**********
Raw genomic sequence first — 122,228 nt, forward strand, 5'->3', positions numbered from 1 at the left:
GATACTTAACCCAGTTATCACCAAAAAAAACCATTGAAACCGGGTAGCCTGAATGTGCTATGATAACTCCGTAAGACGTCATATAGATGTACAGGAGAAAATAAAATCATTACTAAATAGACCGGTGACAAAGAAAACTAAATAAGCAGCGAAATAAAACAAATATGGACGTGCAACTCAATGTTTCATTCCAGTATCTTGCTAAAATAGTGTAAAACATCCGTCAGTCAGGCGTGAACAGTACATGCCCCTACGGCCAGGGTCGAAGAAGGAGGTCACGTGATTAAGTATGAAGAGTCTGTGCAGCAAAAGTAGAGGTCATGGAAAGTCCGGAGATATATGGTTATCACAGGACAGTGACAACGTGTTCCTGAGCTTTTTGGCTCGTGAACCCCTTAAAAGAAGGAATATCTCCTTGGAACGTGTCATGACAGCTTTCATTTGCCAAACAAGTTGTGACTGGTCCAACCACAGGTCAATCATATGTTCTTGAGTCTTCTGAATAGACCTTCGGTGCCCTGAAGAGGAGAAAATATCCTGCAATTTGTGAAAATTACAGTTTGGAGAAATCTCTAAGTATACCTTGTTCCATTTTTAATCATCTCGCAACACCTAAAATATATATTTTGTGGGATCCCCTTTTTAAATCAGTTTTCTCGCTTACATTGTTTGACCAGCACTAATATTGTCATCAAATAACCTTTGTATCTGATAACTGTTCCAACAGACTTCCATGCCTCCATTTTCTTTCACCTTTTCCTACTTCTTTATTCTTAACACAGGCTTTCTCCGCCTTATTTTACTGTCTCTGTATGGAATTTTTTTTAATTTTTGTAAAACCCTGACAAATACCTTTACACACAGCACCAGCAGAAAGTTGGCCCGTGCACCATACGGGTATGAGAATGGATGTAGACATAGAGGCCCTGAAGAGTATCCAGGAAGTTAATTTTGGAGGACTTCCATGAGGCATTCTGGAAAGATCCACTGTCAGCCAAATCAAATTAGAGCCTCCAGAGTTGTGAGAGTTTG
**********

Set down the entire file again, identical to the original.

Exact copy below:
Raw genomic sequence first — 122,228 nt, forward strand, 5'->3', positions numbered from 1 at the left:
GATACTTAACCCAGTTATCACCAAAAAAAACCATTGAAACCGGGTAGCCTGAATGTGCTATGATAACTCCGTAAGACGTCATATAGATGTACAGGAGAAAATAAAATCATTACTAAATAGACCGGTGACAAAGAAAACTAAATAAGCAGCGAAATAAAACAAATATGGACGTGCAACTCAATGTTTCATTCCAGTATCTTGCTAAAATAGTGTAAAACATCCGTCAGTCAGGCGTGAACAGTACATGCCCCTACGGCCAGGGTCGAAGAAGGAGGTCACGTGATTAAGTATGAAGAGTCTGTGCAGCAAAAGTAGAGGTCATGGAAAGTCCGGAGATATATGGTTATCACAGGACAGTGACAACGTGTTCCTGAGCTTTTTGGCTCGTGAACCCCTTAAAAGAAGGAATATCTCCTTGGAACGTGTCATGACAGCTTTCATTTGCCAAACAAGTTGTGACTGGTCCAACCACAGGTCAATCATATGTTCTTGAGTCTTCTGAATAGACCTTCGGTGCCCTGAAGAGGAGAAAATATCCTGCAATTTGTGAAAATTACAGTTTGGAGAAATCTCTAAGTATACCTTGTTCCATTTTTAATCATCTCGCAACACCTAAAATATATATTTTGTGGGATCCCCTTTTTAAATCAGTTTTCTCGCTTACATTGTTTGACCAGCACTAATATTGTCATCAAATAACCTTTGTATCTGATAACTGTTCCAACAGACTTCCATGCCTCCATTTTCTTTCACCTTTTCCTACTTCTTTATTCTTAACACAGGCTTTCTCCGCCTTATTTTACTGTCTCTGTATGGAATTTTTTTTAATTTTTGTAAAACCCTGACAAATACCTTTACACACAGCACCAGCAGAAAGTTGGCCCGTGCACCATACGGGTATGAGAATGGATGTAGACATAGAGGCCCTGAAGAGTATCCAGGAAGTTAATTTTGGAGGACTTCCATGAGGCATTCTGGAAAGATCCACTGTCAGCCAAATCAAATTAGAGCCTCCAGAGTTGTGAGAGTTTG